Sir John and Margery Throckmorton
Under a marble canopy, John’s moustache droops across a solid, Noah-like beard. Margery, his wife, holds up her left hand, whose fingers are broken, as if in wary salutation. In his right, he has a staff of office but in the other, his fingers and hers (also now broken) just touch, her sleeve ruckled as she moves it towards him. It is no full-blooded grasping of the hand, just the lightest of signals, a private demonstration, unnoticed by others. John Throckmorton, for all his outward conformity, never abandoned the Catholicism of the heart, and in that deceitful devotion was sustained by Margery’s private and invincible constancy. That is what her touch on his hand surely means: she was his guide, leading him towards a shared salvation.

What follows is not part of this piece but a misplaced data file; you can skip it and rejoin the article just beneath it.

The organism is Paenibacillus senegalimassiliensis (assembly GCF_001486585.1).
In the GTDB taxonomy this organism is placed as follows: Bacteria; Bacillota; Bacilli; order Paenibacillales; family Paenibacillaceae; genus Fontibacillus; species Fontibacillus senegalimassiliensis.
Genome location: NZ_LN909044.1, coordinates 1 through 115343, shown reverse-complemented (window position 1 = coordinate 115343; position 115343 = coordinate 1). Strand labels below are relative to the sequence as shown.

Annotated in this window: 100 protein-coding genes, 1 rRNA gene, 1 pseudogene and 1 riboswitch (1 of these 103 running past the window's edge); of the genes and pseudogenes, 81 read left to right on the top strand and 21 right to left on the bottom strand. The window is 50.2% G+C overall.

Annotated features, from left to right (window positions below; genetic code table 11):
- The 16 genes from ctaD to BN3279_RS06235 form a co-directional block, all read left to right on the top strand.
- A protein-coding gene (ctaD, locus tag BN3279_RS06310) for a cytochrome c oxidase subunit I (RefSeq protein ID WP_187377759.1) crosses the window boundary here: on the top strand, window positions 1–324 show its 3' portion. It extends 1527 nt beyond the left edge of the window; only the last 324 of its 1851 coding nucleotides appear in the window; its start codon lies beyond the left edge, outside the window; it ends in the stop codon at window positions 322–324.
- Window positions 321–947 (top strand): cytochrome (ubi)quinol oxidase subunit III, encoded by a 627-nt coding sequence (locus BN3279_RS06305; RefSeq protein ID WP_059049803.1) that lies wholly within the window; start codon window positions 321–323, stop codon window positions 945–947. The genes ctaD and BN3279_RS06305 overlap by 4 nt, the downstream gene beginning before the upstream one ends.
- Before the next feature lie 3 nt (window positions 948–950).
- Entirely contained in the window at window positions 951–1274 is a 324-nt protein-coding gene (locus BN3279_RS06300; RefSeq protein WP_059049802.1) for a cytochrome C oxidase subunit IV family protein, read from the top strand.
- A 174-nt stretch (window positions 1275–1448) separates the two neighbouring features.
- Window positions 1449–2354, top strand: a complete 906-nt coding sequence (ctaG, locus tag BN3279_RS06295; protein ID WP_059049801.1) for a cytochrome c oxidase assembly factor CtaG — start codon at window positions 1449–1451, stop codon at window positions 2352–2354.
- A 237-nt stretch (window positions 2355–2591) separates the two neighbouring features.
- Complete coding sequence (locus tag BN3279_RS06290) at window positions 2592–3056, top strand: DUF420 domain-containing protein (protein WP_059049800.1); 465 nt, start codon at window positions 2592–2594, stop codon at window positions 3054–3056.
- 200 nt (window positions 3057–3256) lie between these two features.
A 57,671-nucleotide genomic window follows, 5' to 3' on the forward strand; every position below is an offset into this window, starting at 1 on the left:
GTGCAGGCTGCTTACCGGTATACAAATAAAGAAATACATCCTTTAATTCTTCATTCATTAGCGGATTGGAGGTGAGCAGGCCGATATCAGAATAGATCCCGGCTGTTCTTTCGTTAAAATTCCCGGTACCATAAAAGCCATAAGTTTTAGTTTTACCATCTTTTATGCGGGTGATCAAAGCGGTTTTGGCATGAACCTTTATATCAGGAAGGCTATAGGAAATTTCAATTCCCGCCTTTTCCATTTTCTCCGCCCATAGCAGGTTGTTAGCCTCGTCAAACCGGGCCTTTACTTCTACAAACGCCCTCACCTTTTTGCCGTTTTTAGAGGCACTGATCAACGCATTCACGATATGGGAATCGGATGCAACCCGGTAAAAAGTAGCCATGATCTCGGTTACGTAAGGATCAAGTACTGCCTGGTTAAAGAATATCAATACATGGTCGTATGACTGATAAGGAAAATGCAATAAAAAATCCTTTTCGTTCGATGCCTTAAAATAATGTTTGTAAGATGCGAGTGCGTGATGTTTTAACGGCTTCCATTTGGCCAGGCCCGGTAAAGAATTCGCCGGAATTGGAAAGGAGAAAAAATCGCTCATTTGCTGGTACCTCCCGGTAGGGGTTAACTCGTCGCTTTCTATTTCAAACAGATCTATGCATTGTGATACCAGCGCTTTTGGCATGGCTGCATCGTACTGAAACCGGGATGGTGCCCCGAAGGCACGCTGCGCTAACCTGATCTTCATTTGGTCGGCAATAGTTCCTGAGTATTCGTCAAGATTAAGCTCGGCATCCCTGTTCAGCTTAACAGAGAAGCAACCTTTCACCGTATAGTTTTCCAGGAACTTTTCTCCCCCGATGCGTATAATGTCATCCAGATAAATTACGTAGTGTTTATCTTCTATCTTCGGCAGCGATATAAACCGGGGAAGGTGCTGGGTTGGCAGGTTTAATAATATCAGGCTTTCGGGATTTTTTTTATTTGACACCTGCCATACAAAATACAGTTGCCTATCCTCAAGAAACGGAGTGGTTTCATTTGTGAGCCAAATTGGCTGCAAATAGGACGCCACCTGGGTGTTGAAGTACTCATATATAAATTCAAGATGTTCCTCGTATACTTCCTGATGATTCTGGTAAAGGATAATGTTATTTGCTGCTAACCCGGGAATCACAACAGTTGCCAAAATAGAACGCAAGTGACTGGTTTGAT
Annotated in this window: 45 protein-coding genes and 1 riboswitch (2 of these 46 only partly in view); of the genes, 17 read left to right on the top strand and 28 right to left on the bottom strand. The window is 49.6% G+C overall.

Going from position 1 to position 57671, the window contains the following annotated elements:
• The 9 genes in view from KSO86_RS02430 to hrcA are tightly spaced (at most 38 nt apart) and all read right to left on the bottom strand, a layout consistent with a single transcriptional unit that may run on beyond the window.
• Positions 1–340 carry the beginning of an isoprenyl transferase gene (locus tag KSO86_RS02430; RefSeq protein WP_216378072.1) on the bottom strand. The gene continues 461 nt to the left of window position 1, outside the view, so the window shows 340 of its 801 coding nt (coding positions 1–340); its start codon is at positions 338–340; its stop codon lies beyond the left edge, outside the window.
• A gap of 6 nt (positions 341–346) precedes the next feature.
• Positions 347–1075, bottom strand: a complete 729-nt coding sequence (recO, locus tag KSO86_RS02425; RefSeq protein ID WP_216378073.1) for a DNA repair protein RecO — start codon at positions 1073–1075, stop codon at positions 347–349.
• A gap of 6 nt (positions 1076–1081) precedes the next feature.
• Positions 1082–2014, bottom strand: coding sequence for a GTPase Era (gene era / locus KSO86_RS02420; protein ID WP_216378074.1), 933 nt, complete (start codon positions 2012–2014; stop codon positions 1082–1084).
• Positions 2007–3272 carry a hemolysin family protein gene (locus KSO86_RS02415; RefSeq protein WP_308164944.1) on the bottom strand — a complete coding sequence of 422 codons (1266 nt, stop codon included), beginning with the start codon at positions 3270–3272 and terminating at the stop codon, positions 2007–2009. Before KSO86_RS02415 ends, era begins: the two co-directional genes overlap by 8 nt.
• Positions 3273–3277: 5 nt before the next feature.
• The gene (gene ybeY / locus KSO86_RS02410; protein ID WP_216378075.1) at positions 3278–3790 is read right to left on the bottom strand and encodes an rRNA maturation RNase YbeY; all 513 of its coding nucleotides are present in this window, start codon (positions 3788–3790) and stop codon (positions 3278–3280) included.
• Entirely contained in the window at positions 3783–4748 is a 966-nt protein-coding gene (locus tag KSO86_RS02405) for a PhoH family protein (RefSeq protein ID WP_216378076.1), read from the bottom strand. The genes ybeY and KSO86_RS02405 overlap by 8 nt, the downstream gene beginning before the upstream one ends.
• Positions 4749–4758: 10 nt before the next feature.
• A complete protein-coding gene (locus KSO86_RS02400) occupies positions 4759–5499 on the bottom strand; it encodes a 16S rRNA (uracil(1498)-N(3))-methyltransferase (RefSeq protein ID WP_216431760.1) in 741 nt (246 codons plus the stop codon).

Their wide-open eyes now stare at the marble ceiling above them and they have become their attributes: the gravity-defying pleats of her dress and cowl, his buttoned doublet and chain of office, her twisted girdle, the knightly helm beneath his head, the cushion under hers, travelling together into eternity. Only that secret and everlasting meeting of their fingers indicates the agony which, even then, their family was passing through. See The Gentry, p 67